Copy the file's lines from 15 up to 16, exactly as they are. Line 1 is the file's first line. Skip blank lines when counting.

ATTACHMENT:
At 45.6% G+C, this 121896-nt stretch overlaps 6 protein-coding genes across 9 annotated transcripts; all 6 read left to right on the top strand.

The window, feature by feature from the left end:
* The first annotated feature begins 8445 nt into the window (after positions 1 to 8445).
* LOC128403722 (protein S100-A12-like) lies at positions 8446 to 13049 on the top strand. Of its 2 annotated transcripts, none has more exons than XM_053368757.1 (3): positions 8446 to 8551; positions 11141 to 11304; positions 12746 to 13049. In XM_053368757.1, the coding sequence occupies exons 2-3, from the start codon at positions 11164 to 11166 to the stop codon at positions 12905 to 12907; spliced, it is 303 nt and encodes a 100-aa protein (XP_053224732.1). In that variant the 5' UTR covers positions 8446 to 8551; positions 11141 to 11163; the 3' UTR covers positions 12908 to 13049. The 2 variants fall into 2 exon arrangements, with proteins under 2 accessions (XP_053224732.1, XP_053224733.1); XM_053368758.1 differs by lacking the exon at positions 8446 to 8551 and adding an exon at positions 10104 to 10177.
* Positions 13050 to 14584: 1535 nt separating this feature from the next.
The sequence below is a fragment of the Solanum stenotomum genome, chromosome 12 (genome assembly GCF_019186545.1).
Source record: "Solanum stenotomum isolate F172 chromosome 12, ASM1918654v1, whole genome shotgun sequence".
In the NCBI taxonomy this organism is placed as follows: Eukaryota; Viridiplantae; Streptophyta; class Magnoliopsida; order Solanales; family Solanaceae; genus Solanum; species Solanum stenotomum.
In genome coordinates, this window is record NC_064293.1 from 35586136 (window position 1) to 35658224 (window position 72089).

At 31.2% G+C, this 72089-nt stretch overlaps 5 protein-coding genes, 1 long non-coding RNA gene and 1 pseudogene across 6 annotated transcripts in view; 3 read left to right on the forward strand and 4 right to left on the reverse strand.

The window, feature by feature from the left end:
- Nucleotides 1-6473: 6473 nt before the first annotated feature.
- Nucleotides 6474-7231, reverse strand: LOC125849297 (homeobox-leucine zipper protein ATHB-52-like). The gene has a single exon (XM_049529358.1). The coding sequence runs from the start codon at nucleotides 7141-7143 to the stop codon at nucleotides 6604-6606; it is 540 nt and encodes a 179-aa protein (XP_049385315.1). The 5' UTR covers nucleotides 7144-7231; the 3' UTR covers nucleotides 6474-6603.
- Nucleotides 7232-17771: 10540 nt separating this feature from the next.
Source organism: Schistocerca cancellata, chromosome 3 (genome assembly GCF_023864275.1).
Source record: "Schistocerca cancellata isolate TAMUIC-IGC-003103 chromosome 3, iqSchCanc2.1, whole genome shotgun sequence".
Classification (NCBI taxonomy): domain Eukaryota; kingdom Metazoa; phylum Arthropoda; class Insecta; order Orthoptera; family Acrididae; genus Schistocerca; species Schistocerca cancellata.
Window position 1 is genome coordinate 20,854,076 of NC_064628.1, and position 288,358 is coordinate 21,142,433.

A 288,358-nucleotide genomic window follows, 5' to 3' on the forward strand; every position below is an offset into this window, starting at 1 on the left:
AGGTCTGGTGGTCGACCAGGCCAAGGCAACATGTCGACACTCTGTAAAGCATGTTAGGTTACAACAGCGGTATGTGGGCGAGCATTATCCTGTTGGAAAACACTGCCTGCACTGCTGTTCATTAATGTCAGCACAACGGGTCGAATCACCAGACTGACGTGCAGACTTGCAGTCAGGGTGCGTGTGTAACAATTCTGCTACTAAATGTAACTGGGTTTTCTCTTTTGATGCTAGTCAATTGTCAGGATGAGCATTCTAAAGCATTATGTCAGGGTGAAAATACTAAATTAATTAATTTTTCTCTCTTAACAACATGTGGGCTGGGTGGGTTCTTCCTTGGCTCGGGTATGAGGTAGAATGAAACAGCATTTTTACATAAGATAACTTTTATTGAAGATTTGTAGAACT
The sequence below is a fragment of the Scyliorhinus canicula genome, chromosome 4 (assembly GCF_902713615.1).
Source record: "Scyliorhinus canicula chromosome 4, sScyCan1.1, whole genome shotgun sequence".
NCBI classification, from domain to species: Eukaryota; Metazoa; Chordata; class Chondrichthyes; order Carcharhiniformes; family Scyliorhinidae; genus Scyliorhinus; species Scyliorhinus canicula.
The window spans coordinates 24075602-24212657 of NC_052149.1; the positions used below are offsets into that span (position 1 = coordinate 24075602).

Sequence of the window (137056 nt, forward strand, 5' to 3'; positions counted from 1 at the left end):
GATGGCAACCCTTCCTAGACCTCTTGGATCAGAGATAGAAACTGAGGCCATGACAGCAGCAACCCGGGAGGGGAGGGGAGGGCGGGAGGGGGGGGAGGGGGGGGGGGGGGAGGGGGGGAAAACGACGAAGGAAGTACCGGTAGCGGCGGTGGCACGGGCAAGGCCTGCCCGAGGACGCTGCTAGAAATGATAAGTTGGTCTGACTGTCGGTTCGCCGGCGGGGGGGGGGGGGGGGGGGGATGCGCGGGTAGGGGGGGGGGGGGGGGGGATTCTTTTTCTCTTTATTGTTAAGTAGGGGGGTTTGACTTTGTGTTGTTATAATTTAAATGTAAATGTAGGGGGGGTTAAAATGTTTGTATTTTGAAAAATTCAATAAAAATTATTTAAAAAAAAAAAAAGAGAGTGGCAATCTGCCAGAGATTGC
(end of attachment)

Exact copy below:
Source organism: Schistocerca cancellata, chromosome 3 (genome assembly GCF_023864275.1).
Source record: "Schistocerca cancellata isolate TAMUIC-IGC-003103 chromosome 3, iqSchCanc2.1, whole genome shotgun sequence".